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What is .inc and why to use it?

what's the difference between .php an .php.inc file extension while including a php file from main php script?

include("filename.php");

include("filename.php.inc");
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marked as duplicate by iambriansreed, Rajat Singhal, Yan Berk, Donal Fellows, kapa Aug 14 '12 at 8:57

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The difference? Looks like 4 characters. The real difference is in choosing to use include, include_once, require, or require_once. –  TheZ Aug 13 '12 at 17:05

5 Answers 5

There is no difference. You can call them anything you like if you're including them. Different extensions help people to understand the purpose of the files. However you should rather use filename.inc.php, otherwise if someone requests a filename.php.inc file directly they could see the source code of the file depending how your server is set up.

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It's very unlikely that you can download an .inc file directly. –  Phpdna Aug 13 '12 at 17:18
    
It may be unlikely that anyone knows about the file to call it directly, but that is just security by obscurity. A default apache install will return a .inc file as text –  WayneC Aug 13 '12 at 17:28
    
Yes, when the php file is so important it's a better idea not to use .inc extension. –  Phpdna Aug 13 '12 at 17:39

There is no difference as far as php is concerned, both files will be treated as php files.

The differences are for you (how you organise your files) and if both files are located in a web-accessible directory, the first one will be treated as a php file (executed) while the second one will show its source code unless you have specified that your server treats .inc files as php files.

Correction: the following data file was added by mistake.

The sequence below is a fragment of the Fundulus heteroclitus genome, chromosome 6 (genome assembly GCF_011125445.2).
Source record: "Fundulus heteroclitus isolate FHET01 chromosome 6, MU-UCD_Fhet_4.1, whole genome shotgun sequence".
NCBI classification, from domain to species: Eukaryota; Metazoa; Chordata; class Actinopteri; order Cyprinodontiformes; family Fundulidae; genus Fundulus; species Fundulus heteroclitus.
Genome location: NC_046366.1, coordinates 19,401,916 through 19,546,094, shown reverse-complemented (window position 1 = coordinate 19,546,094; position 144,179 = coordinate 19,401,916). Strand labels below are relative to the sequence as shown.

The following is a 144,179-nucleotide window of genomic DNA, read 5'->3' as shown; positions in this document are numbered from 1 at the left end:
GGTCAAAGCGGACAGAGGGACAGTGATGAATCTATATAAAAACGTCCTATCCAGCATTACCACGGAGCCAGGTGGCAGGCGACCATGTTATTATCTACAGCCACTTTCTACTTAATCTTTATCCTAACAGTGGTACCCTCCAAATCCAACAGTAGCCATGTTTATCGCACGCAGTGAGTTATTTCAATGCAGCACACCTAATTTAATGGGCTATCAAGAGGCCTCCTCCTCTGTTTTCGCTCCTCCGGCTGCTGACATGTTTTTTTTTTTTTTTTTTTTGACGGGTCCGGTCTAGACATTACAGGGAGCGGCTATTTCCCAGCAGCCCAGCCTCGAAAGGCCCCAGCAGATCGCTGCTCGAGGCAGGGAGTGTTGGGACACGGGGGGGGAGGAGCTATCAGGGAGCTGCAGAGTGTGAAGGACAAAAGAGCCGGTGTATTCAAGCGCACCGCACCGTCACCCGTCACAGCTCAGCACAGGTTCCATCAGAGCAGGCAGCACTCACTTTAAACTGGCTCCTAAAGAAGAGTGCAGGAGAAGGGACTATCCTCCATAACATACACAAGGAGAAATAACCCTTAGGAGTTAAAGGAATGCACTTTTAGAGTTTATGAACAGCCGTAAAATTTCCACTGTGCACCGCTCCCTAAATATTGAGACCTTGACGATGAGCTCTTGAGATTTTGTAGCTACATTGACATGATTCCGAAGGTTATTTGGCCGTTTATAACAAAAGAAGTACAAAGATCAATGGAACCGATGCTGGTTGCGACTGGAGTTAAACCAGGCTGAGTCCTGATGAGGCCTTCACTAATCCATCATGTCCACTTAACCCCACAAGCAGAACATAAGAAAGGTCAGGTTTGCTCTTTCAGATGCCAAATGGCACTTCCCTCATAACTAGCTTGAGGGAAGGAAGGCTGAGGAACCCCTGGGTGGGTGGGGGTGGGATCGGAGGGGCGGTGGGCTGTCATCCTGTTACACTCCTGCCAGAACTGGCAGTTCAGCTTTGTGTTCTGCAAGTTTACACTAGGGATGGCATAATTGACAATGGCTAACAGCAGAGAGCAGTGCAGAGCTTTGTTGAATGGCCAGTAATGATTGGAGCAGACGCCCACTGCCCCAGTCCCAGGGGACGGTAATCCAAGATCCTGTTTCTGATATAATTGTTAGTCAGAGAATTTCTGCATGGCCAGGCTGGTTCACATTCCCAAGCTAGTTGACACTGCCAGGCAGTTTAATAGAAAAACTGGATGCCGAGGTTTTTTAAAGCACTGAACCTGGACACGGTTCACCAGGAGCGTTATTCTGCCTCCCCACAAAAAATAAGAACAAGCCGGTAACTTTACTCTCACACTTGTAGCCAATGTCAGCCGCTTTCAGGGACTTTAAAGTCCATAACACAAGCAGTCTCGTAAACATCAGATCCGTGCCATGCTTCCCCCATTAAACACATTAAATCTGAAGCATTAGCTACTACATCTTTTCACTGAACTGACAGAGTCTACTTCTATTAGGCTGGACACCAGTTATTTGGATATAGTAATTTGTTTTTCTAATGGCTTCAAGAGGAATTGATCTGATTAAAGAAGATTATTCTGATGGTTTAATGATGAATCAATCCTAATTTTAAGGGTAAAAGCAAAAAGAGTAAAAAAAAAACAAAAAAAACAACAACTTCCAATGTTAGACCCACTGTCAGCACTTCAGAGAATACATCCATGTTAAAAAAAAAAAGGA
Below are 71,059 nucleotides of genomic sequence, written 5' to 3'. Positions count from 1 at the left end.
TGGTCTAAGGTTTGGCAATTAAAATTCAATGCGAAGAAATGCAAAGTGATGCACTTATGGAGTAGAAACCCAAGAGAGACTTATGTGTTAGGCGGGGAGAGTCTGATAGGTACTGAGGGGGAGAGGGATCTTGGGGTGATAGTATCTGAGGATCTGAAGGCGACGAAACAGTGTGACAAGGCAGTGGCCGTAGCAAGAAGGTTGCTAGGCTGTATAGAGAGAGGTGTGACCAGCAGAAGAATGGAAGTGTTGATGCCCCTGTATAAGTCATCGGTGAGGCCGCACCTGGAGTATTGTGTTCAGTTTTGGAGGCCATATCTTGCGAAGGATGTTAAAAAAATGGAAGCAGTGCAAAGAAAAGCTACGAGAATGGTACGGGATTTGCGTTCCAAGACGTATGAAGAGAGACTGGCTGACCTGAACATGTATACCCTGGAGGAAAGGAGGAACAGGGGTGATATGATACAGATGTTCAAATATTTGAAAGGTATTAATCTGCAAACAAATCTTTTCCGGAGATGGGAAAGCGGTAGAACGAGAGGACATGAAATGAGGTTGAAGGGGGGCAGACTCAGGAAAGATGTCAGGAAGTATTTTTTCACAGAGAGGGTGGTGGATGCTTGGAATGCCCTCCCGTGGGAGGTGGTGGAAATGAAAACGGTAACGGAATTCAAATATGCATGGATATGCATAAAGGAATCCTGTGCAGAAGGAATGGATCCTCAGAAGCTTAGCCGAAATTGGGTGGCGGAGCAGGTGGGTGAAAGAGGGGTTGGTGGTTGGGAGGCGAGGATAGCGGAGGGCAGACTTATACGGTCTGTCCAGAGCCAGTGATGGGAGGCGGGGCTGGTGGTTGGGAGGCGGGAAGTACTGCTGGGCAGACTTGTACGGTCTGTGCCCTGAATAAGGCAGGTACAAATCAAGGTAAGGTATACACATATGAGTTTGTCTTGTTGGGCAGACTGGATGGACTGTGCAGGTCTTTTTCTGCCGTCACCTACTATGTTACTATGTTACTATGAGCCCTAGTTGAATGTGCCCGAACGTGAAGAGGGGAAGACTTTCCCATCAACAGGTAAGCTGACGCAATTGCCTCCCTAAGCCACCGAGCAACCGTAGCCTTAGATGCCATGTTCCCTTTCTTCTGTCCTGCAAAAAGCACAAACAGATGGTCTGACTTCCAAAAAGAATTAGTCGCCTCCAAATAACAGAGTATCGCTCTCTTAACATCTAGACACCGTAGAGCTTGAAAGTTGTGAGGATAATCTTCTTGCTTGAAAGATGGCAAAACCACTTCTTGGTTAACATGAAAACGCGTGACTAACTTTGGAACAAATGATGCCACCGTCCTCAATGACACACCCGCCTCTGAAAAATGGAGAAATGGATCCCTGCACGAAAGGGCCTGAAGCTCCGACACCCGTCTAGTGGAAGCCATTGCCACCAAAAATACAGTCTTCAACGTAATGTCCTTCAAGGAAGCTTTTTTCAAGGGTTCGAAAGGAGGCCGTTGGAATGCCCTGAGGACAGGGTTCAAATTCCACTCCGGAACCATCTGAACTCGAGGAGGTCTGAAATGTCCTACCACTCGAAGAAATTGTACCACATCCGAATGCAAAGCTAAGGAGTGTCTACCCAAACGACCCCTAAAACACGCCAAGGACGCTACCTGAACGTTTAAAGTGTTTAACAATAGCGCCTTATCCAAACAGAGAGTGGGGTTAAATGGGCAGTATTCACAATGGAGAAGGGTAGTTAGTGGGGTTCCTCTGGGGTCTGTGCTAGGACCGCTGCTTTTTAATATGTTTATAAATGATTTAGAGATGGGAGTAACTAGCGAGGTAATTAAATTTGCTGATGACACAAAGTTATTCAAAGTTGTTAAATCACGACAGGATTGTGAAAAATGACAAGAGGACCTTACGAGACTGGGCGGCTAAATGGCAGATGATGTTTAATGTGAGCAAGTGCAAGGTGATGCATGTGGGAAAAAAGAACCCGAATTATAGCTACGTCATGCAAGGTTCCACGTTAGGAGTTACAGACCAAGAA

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Actually, your last statement is not necessarily true on Apache... Unless you have an overriding type/handler set for the .inc extension (which there is not by default) then both .php and .php.inc files will be treated as PHP (ie. "executed") if accessed over HTTP. –  w3d Mar 19 at 21:35
    
@w3d Didn't know that that is the "normal" default. It doesn't work on the server I am testing on though. –  jeroen Mar 19 at 21:54

Not much difference... The code behind both can remain same... Just the extension is different...

What initially it started was that inc was used to include the files in plain html.. Html also has a command to include the files... So people used to name that file filename.inc But with php becoming popular, people started using the php based functions to include the files and the file extension changed to php because it contained mostly the php functions and classes.

But on a bigger note, not much difference between two..

or

Their is not much difference but some servers provide ".inc" extension as standard for includes files, ".inc" files are parsed on server side on those server. Not every server software follows or requires special configuration.

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The use of .inc instead of .php dates back to the time when register_globals was enabled by default (and there were no auto globals). Since a hacker could inject any variables into the global scope, direct execution of files that are meant to be included by other could was highly dangerous. Giving these files the .inc extension was a way to forestall this.

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Both version can work but the last version is most likely not registered as an executable to the server so it's treated as a text file and can be downloaded in the worst case.

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Its the server that determines what is sent to the browser. The browser wont do anything differently if sent a .php or a .inc extension –  WayneC Aug 13 '12 at 17:24
    
Yes, of course but without a browser you cannot watch the site and the server sends headers to the browser so the browser know what to do. –  Phpdna Aug 13 '12 at 17:29

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